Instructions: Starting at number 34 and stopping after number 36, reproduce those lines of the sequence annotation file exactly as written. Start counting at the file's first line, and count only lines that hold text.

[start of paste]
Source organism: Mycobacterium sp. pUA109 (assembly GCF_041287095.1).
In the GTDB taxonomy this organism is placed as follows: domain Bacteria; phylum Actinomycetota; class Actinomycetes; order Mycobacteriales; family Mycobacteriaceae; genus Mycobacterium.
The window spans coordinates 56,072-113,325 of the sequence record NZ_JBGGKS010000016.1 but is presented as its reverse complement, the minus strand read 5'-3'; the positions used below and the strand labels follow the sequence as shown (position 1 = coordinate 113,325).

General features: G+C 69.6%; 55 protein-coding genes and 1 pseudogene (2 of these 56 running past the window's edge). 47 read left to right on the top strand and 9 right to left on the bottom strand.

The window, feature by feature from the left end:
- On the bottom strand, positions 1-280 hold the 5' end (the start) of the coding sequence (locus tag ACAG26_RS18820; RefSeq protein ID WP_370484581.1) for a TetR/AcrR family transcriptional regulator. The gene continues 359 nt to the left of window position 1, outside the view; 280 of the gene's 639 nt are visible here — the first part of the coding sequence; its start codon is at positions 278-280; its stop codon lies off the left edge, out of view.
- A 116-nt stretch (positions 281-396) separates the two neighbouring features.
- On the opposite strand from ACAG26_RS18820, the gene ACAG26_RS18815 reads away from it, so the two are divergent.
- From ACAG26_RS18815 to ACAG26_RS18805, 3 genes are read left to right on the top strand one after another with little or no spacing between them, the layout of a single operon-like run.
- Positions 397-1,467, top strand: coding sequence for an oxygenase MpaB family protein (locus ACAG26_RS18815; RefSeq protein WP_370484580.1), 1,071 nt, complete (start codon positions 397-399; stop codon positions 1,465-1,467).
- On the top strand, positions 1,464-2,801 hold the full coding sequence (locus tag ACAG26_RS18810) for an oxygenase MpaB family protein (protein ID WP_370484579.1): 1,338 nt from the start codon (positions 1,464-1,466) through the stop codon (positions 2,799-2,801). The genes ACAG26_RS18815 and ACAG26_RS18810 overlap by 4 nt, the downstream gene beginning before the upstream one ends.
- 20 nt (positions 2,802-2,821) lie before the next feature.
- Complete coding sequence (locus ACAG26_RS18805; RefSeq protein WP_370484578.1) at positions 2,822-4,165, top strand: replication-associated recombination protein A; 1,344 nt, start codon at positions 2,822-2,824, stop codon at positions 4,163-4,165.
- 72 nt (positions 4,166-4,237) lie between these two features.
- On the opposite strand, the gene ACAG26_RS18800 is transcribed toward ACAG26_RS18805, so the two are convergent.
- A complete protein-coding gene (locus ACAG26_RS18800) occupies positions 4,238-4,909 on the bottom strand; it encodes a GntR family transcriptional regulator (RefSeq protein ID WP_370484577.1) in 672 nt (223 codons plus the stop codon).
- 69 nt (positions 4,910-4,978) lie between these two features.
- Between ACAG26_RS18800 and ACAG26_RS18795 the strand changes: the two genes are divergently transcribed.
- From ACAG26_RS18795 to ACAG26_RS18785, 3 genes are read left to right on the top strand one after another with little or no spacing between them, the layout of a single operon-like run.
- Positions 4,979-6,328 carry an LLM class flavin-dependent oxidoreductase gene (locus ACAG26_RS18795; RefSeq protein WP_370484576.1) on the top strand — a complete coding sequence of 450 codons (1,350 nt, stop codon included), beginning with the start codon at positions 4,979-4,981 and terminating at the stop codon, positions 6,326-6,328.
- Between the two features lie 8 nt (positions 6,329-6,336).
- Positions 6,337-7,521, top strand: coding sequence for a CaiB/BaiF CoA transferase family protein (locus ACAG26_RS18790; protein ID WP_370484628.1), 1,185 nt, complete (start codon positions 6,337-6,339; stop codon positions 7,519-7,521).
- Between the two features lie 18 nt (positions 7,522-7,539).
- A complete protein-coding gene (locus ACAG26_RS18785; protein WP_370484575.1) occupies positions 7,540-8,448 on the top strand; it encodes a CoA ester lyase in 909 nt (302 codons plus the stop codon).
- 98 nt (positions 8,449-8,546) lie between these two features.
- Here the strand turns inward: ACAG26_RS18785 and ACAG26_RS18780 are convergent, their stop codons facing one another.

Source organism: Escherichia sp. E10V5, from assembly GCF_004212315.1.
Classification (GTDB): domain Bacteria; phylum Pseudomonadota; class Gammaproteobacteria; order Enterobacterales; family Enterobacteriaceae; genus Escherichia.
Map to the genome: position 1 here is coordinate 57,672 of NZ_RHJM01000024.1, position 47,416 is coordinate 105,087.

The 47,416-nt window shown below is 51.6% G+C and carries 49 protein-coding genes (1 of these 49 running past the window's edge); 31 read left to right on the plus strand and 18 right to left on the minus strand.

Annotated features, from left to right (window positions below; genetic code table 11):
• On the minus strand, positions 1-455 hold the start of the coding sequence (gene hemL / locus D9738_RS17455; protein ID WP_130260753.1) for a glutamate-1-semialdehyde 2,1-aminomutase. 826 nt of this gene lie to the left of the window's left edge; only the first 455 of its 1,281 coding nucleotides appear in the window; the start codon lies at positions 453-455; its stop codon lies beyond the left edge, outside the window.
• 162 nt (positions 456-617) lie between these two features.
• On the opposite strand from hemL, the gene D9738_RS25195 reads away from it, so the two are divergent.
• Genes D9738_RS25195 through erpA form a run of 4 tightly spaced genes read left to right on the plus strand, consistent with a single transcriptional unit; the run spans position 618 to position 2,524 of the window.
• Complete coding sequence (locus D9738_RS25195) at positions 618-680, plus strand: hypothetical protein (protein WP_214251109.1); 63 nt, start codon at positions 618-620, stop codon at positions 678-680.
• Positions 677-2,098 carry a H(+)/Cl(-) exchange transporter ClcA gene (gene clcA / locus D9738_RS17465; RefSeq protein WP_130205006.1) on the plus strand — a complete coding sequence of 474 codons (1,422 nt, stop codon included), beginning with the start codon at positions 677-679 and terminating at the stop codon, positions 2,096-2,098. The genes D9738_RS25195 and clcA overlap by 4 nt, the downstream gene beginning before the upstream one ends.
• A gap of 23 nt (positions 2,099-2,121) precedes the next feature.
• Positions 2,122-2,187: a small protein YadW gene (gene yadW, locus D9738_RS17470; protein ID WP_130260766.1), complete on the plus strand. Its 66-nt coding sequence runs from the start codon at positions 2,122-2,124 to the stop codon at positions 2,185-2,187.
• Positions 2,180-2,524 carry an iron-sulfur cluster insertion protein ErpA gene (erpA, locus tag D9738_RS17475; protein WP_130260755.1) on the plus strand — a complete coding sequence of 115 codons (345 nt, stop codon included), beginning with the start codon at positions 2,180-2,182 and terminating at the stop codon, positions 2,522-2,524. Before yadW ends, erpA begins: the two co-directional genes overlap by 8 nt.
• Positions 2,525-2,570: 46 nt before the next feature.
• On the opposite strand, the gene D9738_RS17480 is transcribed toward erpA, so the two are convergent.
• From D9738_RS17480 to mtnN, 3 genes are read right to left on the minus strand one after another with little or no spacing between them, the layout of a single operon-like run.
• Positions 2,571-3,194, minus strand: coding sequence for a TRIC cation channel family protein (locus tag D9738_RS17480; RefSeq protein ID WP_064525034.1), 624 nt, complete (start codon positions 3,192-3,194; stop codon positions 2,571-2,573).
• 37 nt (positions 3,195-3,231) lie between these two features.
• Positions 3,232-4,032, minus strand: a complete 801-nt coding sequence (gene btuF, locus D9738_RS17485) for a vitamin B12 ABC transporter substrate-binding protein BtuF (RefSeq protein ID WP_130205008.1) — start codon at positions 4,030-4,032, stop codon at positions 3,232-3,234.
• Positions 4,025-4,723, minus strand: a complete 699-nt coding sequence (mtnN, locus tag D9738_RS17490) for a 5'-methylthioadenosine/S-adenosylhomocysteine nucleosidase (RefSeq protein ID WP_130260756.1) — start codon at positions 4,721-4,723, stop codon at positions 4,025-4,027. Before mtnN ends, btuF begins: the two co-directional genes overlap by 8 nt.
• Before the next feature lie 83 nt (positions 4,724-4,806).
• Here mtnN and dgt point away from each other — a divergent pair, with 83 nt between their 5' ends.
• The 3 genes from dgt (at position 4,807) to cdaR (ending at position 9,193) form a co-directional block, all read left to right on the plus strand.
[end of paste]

• On the opposite strand from hemL, the gene D9738_RS25195 reads away from it, so the two are divergent.
• Genes D9738_RS25195 through erpA form a run of 4 tightly spaced genes read left to right on the plus strand, consistent with a single transcriptional unit; the run spans position 618 to position 2,524 of the window.
• Complete coding sequence (locus D9738_RS25195) at positions 618-680, plus strand: hypothetical protein (protein WP_214251109.1); 63 nt, start codon at positions 618-620, stop codon at positions 678-680.